• WoW ! That’s a bit strong. I voice an opinion and now I am accused of hate crime !

        As a registered disabled person myself, I consider myself lucky to be alive. There are things I can no longer do and places I can no longer go – and everything I can do takes me so much longer in any event.

        Rory – you have stated that I am ”a very nasty person indeed”. By your own set of rules and standards, that in itself is very clearly a hate crime. Perhaps you should reconsider your position and start to live by the same restrictions you seek to impose on others.

        • What would make life easier for you as a disabled person? Are there positive things that you think I should be writing about? Of course I’m grateful not to be in a war zone but I can see so many things that could easily be changed if our politicians were motivated to fund them. If it came to a choice between summer fireworks and funding the lift, what would you choose?

    • John your a Pillock get help! Recent ONS sums show there are 8.5million economically inactive” people in the UK! Some 22% are Carers, 27% are students, 26% are long term sick, 13% early retirees! You sound like your a smug git! Oh! Nearly forgot, this Tory government still hasn’t “fixed” the Social Care system, and people who have some funds, and property are still going to have to pay for their care should they need it, and someone who does not have the funds, probably in the next room, will not have to pay, is that fair? No, its not, its outright discrimination thanks to the blustering, party loving Boris Johnson who can pay £840.00 a roll for wallpapering No 10’s flat!!

      • . . .and once again – Wow ! Do please keep the insults coming.

        Firstly I am accused of hate crimes and now I get called a pillock and a smug git.

        What is it with you people ?

        What happened to expressing an opinion ? Why do you then have to reduce yourselves to unfounded accusations and personal insults ?

  3. For a ‘world beating’ country, the government has paid scant attention to the poor, disabled & vulnerable. Rather, they choose to enrich their chums by privatising the NHS & other utilities. Why don’t they help people to live with their disabilities by inclusivity? You never know when you may be affected!

    • It’s easy enough, and no more expensive, to include accessibility into a new design for a building or a road layout.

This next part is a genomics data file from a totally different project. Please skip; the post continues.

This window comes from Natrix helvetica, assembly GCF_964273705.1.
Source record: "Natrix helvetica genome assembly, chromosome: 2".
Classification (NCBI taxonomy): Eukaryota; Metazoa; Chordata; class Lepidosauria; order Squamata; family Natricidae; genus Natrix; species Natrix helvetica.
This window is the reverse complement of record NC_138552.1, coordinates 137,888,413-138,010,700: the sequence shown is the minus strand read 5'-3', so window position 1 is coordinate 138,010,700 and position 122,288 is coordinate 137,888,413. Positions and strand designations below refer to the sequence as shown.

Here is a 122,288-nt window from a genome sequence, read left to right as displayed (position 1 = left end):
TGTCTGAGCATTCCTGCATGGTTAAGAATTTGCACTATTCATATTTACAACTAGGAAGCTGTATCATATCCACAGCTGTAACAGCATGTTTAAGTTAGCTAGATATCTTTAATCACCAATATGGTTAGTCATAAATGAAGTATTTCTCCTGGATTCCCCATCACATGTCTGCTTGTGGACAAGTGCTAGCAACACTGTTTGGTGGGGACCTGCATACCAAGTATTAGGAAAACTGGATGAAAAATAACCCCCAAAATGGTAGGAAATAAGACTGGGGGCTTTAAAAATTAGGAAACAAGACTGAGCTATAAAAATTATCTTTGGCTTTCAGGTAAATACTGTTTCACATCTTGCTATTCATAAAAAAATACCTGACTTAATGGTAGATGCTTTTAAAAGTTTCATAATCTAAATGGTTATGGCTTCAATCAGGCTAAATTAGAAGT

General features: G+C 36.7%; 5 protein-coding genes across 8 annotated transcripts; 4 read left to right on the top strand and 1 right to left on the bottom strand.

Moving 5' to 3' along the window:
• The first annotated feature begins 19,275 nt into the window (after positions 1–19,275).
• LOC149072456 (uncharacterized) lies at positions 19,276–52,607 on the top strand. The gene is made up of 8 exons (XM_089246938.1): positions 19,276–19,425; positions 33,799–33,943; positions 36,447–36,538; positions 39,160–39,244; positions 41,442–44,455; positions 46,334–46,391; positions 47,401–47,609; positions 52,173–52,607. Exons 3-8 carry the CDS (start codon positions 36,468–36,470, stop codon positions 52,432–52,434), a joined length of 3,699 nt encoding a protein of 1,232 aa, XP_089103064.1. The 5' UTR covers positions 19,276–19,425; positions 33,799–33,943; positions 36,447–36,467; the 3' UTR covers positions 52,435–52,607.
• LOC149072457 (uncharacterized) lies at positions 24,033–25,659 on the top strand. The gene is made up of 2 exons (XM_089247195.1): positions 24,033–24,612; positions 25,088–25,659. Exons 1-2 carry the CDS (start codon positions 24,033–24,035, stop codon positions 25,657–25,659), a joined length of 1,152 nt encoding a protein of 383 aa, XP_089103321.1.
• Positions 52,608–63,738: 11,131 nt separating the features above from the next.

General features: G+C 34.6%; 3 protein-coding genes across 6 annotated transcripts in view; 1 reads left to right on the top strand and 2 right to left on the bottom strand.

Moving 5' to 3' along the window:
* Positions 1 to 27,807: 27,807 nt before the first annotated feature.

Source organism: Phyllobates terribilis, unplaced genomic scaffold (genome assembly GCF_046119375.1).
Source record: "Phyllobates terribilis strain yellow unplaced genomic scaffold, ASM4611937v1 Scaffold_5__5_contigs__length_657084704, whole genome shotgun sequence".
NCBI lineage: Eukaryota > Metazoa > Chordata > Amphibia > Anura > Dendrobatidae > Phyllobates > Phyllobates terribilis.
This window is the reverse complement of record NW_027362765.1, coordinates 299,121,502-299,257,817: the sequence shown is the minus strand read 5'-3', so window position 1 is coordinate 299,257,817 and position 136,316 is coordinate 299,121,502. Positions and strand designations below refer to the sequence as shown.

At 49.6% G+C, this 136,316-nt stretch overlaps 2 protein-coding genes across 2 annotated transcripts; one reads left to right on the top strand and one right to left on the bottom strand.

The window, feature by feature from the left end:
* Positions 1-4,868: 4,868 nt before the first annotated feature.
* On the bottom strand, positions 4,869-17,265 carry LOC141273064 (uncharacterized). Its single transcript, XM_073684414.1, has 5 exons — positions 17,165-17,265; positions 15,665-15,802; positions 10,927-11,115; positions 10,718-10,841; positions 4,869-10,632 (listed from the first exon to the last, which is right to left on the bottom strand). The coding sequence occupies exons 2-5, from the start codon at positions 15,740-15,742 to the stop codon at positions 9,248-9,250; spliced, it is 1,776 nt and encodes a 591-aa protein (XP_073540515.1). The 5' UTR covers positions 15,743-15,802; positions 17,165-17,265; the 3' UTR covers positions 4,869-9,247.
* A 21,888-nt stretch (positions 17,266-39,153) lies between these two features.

Retrofitting, on the other hand, can be very expensive to the point of impossibility.
      Take Underground stations, for example. All new LUL, DLR etc stations have lift (and hence wheel chair) access to all platforms. But there are many older Underground stations where access is via escalators. And to replace them with lifts would cost enormous amounts of money and vast upheaval. Who should pay for this?

      • Our government can and should pay. The Bank of England is a Government department and can issue however much money is needed. It’s not borrowed, there’s no interest to pay and it doesn’t ever have to be paid back. This would create jobs for people designing. Manufacturing and fitting these modifications.
        Perhaps having escalators with larger platforms, to accommodate prams and wheelchairs, would be easier than installing lifts in some tube stations.

        • Yes – excellent idea.

          However, your naivety is beyond belief. The Bank of England is not a money tree that just prints more money as and when it needs.

          Government funding comes from taxation.

          Are you prepared to pay more income tax or VAT to fund the works required at railway and underground stations ?

  4. I think some of your comments relating to the plight of less able people are probably well-meaning, but misplaced.
    How many ships do you know of (for example) where the life boats are “wheel chair accessible”?
    None, I dare say.
    But if the ship sinks, there are life boats available, and crews to help people get into them, able bodied or not.
    In the Ukraine, there’s the most dreadful things happening to civilians. Young, old, men, women, fit, less able.
    All need help.
    In the space of a couple of weeks, organised charities and generous individuals have risen to the need, and provided money and resources. There simply isn’t time to arrange for particular sorts of help for people in particular or peculiar circumstances.
    If you were a vegan wheelchair user on a sinking ship, and none of the lifeboats were “wheelchair friendly” and the only emergency rations available was salt beef, what would you do?

    • I’m afraid life in the UK feels a bit like that for many disabled people! Stuck in a wheelchair in a building with steps and trying to live on benefits that are liable to be stopped if someone in authority thinks you can work, for example.

  5. There is, surely, a gulf between the obstacles and hazards facing less-able people in the UK, and those faced by Ukrainian refugees?

    • But disabled people can imagine those hazards more vividly as they know whst obstacles they face themselves.

    • But we’re not at war and we’re one of the very richest countries in the world, so why are our disabled people made to suffer? Because we have a government and voters who don’t care?

  6. It’s about time that people took more of an interest in how disabled people are being neglected. Any of us can become disabled, through accident, sudden illness, Long Covid or just old age. So it’s in all our interests to campaign for improvements to our system.